Wednesday, 12 August 2009

Developing a Web 2.0 strategy for local government

Following on from my earlier post about local government and Web 2.0, I would like to discuss in more detail about forming a strategy for implementing Web 2.0 in local government.

The two main factors to be discussed and agreed upon are what channels you will use, and what you intend to use them for.

However, more importantly, there needs to be a clear understanding of 'why' social media is being implemented. Without a clear appreciation of the benefits and uses of social media, any proposed strategy for its use will fail. What demographic group(s) are you trying to reach, and what do want to tell them?

As mentioned in my earlier post, social media gives local governments a very good vehicle in which to engage with harder to reach demographic groups, such as teenagers and young adults. It can give citizens a voice in decisions that affect their local communities. Social media can provide a two way communication channel, allowing citizens to be both informed (listen), and to have their say (talk). Social media presents local councils with unique opportunities that should be fully utilised.

Different social media channels work better than others for particular types of communication. For providing an 'online community', Facebook / MySpace may be suitable channels. For quick updates in real time, Twitter may be a more suitable channel. There are no rules, and each channel has its own particular set of advantages and disadvantages. Each social media channel should be used to its own particular strengths.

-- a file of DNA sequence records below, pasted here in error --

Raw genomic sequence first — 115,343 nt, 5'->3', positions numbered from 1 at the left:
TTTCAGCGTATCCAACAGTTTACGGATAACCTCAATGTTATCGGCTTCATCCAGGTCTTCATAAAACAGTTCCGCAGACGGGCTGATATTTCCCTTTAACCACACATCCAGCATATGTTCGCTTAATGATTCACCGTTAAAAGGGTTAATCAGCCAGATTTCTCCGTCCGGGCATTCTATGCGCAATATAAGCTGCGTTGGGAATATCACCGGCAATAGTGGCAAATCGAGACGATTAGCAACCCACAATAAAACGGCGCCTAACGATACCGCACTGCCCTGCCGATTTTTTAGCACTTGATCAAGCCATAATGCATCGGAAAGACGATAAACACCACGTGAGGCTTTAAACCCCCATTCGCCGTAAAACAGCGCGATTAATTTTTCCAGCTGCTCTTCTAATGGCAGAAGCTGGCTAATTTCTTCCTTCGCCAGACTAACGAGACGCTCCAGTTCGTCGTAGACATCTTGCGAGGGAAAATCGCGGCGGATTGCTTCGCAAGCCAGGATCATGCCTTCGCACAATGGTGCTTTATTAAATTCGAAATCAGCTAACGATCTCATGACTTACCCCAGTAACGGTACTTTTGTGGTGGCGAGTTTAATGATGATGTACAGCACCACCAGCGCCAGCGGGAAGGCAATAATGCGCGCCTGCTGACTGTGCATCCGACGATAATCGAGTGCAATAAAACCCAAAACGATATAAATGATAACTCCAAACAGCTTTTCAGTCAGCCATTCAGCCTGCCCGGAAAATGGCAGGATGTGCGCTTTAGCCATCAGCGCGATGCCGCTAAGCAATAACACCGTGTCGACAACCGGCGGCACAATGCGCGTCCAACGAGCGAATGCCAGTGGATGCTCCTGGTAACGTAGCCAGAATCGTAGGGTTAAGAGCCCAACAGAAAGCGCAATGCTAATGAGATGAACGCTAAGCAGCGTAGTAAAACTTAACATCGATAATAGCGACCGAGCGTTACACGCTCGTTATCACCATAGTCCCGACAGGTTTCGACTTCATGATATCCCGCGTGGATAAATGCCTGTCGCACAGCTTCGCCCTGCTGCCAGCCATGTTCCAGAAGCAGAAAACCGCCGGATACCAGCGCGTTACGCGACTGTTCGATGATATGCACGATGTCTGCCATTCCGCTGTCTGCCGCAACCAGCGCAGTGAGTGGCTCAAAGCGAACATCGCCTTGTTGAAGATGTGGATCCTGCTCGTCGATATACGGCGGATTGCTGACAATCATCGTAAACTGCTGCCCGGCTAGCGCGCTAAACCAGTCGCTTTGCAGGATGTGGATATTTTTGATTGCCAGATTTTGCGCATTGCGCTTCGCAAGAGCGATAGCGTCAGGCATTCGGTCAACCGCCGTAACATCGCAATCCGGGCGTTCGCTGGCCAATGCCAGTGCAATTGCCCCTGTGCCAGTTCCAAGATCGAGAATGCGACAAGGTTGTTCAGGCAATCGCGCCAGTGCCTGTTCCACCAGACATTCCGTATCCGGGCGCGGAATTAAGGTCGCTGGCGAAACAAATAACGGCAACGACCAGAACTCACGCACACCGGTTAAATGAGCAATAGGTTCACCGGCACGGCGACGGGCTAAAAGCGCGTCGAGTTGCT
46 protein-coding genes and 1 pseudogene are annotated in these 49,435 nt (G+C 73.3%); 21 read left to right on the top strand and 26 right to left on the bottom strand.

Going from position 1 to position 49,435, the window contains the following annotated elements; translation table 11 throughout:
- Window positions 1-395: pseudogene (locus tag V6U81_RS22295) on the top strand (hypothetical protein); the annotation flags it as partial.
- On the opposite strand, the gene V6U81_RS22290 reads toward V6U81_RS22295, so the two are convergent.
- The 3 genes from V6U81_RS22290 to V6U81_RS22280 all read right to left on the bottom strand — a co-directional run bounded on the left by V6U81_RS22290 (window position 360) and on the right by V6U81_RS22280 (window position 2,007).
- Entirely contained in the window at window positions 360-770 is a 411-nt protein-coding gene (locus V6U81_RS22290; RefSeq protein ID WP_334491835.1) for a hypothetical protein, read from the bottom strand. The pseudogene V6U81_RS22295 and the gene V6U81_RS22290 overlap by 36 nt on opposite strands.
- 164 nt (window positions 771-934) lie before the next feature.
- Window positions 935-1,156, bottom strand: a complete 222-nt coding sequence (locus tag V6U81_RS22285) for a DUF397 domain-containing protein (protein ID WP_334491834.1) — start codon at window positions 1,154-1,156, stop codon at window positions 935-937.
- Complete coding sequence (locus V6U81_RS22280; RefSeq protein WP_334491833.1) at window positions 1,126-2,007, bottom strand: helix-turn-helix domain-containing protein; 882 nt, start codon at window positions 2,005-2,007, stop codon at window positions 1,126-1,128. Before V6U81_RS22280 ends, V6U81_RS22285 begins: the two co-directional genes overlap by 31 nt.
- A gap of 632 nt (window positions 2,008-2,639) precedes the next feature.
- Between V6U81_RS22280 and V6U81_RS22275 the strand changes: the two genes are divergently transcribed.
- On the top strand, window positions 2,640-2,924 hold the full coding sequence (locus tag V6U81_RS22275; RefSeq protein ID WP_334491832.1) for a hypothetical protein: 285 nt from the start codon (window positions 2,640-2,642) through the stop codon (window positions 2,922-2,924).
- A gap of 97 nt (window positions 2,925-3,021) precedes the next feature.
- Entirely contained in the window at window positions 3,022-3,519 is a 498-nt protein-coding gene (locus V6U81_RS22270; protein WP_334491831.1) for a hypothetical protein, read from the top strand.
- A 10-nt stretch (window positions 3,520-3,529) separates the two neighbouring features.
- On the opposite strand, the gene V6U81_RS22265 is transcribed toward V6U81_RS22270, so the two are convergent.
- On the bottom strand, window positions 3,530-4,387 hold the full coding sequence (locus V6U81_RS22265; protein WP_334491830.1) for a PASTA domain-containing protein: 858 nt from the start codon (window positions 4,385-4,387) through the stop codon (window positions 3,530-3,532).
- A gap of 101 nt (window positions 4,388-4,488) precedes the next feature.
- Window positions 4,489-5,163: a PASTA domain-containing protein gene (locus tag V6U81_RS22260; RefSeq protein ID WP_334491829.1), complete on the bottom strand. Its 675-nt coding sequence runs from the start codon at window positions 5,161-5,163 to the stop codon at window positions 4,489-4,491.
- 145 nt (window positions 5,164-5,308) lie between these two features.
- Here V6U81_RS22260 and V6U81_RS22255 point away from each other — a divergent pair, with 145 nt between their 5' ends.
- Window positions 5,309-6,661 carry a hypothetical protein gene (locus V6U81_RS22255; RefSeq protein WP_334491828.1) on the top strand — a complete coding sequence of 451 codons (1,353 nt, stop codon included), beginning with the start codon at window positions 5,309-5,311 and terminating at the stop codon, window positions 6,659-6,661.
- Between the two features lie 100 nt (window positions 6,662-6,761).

To summarise, any strategy for implementing Web 2.0 within local government should include answers to the following questions:
  • What do you want to achieve with social media? Why are you using it?
  • What social media channels will you use?
  • What do you want to use these channels for?
  • What resources do you have? Who will provide the content, who will post the replies, who will moderate the comments and so on.


  1. These two posts are a good primer, particularly for those of us outside government thinking about how social media can stimulate engagement with elected officials. I agree with your observation that sound strategy should precede implementation of any social media "toolbox." That strategy should view the technology platform not in isolation, but as part of an integrated solution that includes both traditional media and opportunities for face-to-face contact.

    Also interesting to me is your observation that most successful uses of social media have been in small scale projects addressing specific needs. This conflicts with my natural impulse toward the comprehensive killer app, but is more consistent with my experience with social media, both personally and as a corporate communicator.

  2. Thanks for the comments Bill.

    Like the implementation of any tool or technology, you need to have a sound plan in place before proceeding.

    The killer app may be out there somewhere, but not at the present time.